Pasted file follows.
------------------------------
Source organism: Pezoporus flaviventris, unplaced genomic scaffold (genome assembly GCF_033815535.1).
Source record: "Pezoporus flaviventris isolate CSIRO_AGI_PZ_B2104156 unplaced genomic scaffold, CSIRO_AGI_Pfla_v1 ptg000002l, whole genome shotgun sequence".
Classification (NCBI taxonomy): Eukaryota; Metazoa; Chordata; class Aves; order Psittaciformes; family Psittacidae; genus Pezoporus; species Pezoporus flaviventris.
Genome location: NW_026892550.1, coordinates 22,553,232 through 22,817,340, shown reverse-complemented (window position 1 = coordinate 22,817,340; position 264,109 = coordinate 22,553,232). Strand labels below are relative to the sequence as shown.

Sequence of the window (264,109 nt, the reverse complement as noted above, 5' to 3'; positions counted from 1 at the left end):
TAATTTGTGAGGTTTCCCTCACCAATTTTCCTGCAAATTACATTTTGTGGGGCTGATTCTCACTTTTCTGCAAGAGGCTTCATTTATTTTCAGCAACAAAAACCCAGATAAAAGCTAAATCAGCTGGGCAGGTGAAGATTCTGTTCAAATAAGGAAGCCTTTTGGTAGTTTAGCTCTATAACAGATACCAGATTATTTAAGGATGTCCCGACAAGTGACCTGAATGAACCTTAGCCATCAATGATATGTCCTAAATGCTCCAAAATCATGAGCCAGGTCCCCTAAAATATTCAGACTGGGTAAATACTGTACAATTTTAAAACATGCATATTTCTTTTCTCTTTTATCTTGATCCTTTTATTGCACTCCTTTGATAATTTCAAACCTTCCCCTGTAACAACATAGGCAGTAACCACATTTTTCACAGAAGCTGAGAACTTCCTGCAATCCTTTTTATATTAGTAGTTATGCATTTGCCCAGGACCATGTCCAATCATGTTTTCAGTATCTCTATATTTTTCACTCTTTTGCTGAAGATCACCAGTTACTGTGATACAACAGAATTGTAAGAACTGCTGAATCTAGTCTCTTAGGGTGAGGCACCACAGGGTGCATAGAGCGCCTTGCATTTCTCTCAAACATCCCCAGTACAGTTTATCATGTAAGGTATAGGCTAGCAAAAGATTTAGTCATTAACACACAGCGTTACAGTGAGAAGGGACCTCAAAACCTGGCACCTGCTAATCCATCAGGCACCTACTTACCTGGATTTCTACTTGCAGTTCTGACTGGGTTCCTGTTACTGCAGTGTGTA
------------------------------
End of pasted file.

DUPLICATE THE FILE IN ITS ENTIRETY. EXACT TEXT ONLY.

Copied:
Source organism: Pezoporus flaviventris, unplaced genomic scaffold (genome assembly GCF_033815535.1).
Source record: "Pezoporus flaviventris isolate CSIRO_AGI_PZ_B2104156 unplaced genomic scaffold, CSIRO_AGI_Pfla_v1 ptg000002l, whole genome shotgun sequence".
Classification (NCBI taxonomy): Eukaryota; Metazoa; Chordata; class Aves; order Psittaciformes; family Psittacidae; genus Pezoporus; species Pezoporus flaviventris.
Genome location: NW_026892550.1, coordinates 22,553,232 through 22,817,340, shown reverse-complemented (window position 1 = coordinate 22,817,340; position 264,109 = coordinate 22,553,232). Strand labels below are relative to the sequence as shown.

Sequence of the window (264,109 nt, the reverse complement as noted above, 5' to 3'; positions counted from 1 at the left end):
TAATTTGTGAGGTTTCCCTCACCAATTTTCCTGCAAATTACATTTTGTGGGGCTGATTCTCACTTTTCTGCAAGAGGCTTCATTTATTTTCAGCAACAAAAACCCAGATAAAAGCTAAATCAGCTGGGCAGGTGAAGATTCTGTTCAAATAAGGAAGCCTTTTGGTAGTTTAGCTCTATAACAGATACCAGATTATTTAAGGATGTCCCGACAAGTGACCTGAATGAACCTTAGCCATCAATGATATGTCCTAAATGCTCCAAAATCATGAGCCAGGTCCCCTAAAATATTCAGACTGGGTAAATACTGTACAATTTTAAAACATGCATATTTCTTTTCTCTTTTATCTTGATCCTTTTATTGCACTCCTTTGATAATTTCAAACCTTCCCCTGTAACAACATAGGCAGTAACCACATTTTTCACAGAAGCTGAGAACTTCCTGCAATCCTTTTTATATTAGTAGTTATGCATTTGCCCAGGACCATGTCCAATCATGTTTTCAGTATCTCTATATTTTTCACTCTTTTGCTGAAGATCACCAGTTACTGTGATACAACAGAATTGTAAGAACTGCTGAATCTAGTCTCTTAGGGTGAGGCACCACAGGGTGCATAGAGCGCCTTGCATTTCTCTCAAACATCCCCAGTACAGTTTATCATGTAAGGTATAGGCTAGCAAAAGATTTAGTCATTAACACACAGCGTTACAGTGAGAAGGGACCTCAAAACCTGGCACCTGCTAATCCATCAGGCACCTACTTACCTGGATTTCTACTTGCAGTTCTGACTGGGTTCCTGTTACTGCAGTGTGTA